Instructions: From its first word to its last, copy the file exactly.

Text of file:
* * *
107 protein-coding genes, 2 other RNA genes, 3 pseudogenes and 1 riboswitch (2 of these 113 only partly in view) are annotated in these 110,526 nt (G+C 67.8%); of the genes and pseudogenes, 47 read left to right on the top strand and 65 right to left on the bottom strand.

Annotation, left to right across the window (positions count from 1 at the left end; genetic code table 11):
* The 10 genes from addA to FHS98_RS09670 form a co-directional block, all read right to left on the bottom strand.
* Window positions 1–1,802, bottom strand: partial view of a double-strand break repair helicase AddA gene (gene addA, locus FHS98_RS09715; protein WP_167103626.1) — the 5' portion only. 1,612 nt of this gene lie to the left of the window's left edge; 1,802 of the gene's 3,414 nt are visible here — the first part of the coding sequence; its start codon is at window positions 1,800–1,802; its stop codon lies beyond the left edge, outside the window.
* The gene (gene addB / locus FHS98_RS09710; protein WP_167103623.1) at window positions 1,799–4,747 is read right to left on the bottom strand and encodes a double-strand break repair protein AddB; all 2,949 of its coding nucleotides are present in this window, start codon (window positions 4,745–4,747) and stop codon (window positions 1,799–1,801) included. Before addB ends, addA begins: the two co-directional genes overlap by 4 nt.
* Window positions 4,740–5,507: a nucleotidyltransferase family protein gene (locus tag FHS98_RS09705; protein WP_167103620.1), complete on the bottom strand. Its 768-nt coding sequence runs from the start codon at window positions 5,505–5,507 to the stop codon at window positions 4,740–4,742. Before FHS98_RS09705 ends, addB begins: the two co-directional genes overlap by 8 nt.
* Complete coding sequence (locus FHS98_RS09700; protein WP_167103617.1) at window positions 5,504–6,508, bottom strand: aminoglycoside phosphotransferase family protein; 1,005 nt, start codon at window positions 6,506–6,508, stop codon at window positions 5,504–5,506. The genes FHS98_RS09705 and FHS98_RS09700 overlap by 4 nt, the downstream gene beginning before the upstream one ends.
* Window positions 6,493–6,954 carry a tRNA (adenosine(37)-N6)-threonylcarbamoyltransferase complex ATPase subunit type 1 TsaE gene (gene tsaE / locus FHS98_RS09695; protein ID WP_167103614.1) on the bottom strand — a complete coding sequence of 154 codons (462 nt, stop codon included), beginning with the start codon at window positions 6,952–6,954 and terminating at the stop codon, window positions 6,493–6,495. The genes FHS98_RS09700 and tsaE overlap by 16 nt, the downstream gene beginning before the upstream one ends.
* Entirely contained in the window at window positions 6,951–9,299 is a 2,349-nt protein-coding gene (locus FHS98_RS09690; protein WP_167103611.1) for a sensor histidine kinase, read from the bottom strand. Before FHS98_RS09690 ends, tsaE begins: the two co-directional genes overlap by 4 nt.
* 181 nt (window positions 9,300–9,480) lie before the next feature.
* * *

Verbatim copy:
107 protein-coding genes, 2 other RNA genes, 3 pseudogenes and 1 riboswitch (2 of these 113 only partly in view) are annotated in these 110,526 nt (G+C 67.8%); of the genes and pseudogenes, 47 read left to right on the top strand and 65 right to left on the bottom strand.

Annotation, left to right across the window (positions count from 1 at the left end; genetic code table 11):
* The 10 genes from addA to FHS98_RS09670 form a co-directional block, all read right to left on the bottom strand.
* Window positions 1–1,802, bottom strand: partial view of a double-strand break repair helicase AddA gene (gene addA, locus FHS98_RS09715; protein WP_167103626.1) — the 5' portion only. 1,612 nt of this gene lie to the left of the window's left edge; 1,802 of the gene's 3,414 nt are visible here — the first part of the coding sequence; its start codon is at window positions 1,800–1,802; its stop codon lies beyond the left edge, outside the window.
* The gene (gene addB / locus FHS98_RS09710; protein WP_167103623.1) at window positions 1,799–4,747 is read right to left on the bottom strand and encodes a double-strand break repair protein AddB; all 2,949 of its coding nucleotides are present in this window, start codon (window positions 4,745–4,747) and stop codon (window positions 1,799–1,801) included. Before addB ends, addA begins: the two co-directional genes overlap by 4 nt.
* Window positions 4,740–5,507: a nucleotidyltransferase family protein gene (locus tag FHS98_RS09705; protein WP_167103620.1), complete on the bottom strand. Its 768-nt coding sequence runs from the start codon at window positions 5,505–5,507 to the stop codon at window positions 4,740–4,742. Before FHS98_RS09705 ends, addB begins: the two co-directional genes overlap by 8 nt.
* Complete coding sequence (locus FHS98_RS09700; protein WP_167103617.1) at window positions 5,504–6,508, bottom strand: aminoglycoside phosphotransferase family protein; 1,005 nt, start codon at window positions 6,506–6,508, stop codon at window positions 5,504–5,506. The genes FHS98_RS09705 and FHS98_RS09700 overlap by 4 nt, the downstream gene beginning before the upstream one ends.
* Window positions 6,493–6,954 carry a tRNA (adenosine(37)-N6)-threonylcarbamoyltransferase complex ATPase subunit type 1 TsaE gene (gene tsaE / locus FHS98_RS09695; protein ID WP_167103614.1) on the bottom strand — a complete coding sequence of 154 codons (462 nt, stop codon included), beginning with the start codon at window positions 6,952–6,954 and terminating at the stop codon, window positions 6,493–6,495. The genes FHS98_RS09700 and tsaE overlap by 16 nt, the downstream gene beginning before the upstream one ends.
* Entirely contained in the window at window positions 6,951–9,299 is a 2,349-nt protein-coding gene (locus FHS98_RS09690; protein WP_167103611.1) for a sensor histidine kinase, read from the bottom strand. Before FHS98_RS09690 ends, tsaE begins: the two co-directional genes overlap by 4 nt.
* 181 nt (window positions 9,300–9,480) lie before the next feature.